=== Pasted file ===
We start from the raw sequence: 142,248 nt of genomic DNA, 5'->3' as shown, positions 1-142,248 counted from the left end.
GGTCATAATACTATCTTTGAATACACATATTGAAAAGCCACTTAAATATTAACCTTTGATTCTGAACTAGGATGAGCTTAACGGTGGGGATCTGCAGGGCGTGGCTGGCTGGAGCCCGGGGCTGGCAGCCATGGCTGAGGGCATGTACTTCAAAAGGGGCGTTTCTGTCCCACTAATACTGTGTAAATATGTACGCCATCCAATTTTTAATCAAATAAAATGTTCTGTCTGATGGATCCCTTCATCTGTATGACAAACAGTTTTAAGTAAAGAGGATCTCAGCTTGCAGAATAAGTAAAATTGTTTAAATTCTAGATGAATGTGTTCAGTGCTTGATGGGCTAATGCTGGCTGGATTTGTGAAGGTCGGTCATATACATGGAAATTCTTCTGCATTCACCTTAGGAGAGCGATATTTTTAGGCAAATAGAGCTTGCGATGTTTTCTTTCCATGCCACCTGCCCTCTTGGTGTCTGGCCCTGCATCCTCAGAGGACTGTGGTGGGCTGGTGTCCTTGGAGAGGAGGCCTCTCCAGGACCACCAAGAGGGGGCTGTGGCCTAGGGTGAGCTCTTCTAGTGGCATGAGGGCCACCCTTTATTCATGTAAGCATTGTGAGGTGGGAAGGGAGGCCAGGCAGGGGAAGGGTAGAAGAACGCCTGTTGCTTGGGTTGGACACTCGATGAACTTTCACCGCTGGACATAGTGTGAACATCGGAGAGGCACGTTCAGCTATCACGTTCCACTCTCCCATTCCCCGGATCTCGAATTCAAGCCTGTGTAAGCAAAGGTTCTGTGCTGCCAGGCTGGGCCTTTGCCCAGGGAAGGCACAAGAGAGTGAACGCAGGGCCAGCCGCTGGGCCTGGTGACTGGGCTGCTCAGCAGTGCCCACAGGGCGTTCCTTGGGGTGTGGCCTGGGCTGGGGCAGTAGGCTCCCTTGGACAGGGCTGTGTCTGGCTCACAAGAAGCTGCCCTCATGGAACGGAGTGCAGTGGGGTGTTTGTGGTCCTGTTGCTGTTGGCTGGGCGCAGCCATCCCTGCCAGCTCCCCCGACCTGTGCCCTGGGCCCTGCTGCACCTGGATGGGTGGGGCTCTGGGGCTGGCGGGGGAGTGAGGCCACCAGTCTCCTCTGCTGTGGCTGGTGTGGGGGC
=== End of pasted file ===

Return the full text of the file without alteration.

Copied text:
We start from the raw sequence: 142,248 nt of genomic DNA, 5'->3' as shown, positions 1-142,248 counted from the left end.
GGTCATAATACTATCTTTGAATACACATATTGAAAAGCCACTTAAATATTAACCTTTGATTCTGAACTAGGATGAGCTTAACGGTGGGGATCTGCAGGGCGTGGCTGGCTGGAGCCCGGGGCTGGCAGCCATGGCTGAGGGCATGTACTTCAAAAGGGGCGTTTCTGTCCCACTAATACTGTGTAAATATGTACGCCATCCAATTTTTAATCAAATAAAATGTTCTGTCTGATGGATCCCTTCATCTGTATGACAAACAGTTTTAAGTAAAGAGGATCTCAGCTTGCAGAATAAGTAAAATTGTTTAAATTCTAGATGAATGTGTTCAGTGCTTGATGGGCTAATGCTGGCTGGATTTGTGAAGGTCGGTCATATACATGGAAATTCTTCTGCATTCACCTTAGGAGAGCGATATTTTTAGGCAAATAGAGCTTGCGATGTTTTCTTTCCATGCCACCTGCCCTCTTGGTGTCTGGCCCTGCATCCTCAGAGGACTGTGGTGGGCTGGTGTCCTTGGAGAGGAGGCCTCTCCAGGACCACCAAGAGGGGGCTGTGGCCTAGGGTGAGCTCTTCTAGTGGCATGAGGGCCACCCTTTATTCATGTAAGCATTGTGAGGTGGGAAGGGAGGCCAGGCAGGGGAAGGGTAGAAGAACGCCTGTTGCTTGGGTTGGACACTCGATGAACTTTCACCGCTGGACATAGTGTGAACATCGGAGAGGCACGTTCAGCTATCACGTTCCACTCTCCCATTCCCCGGATCTCGAATTCAAGCCTGTGTAAGCAAAGGTTCTGTGCTGCCAGGCTGGGCCTTTGCCCAGGGAAGGCACAAGAGAGTGAACGCAGGGCCAGCCGCTGGGCCTGGTGACTGGGCTGCTCAGCAGTGCCCACAGGGCGTTCCTTGGGGTGTGGCCTGGGCTGGGGCAGTAGGCTCCCTTGGACAGGGCTGTGTCTGGCTCACAAGAAGCTGCCCTCATGGAACGGAGTGCAGTGGGGTGTTTGTGGTCCTGTTGCTGTTGGCTGGGCGCAGCCATCCCTGCCAGCTCCCCCGACCTGTGCCCTGGGCCCTGCTGCACCTGGATGGGTGGGGCTCTGGGGCTGGCGGGGGAGTGAGGCCACCAGTCTCCTCTGCTGTGGCTGGTGTGGGGGC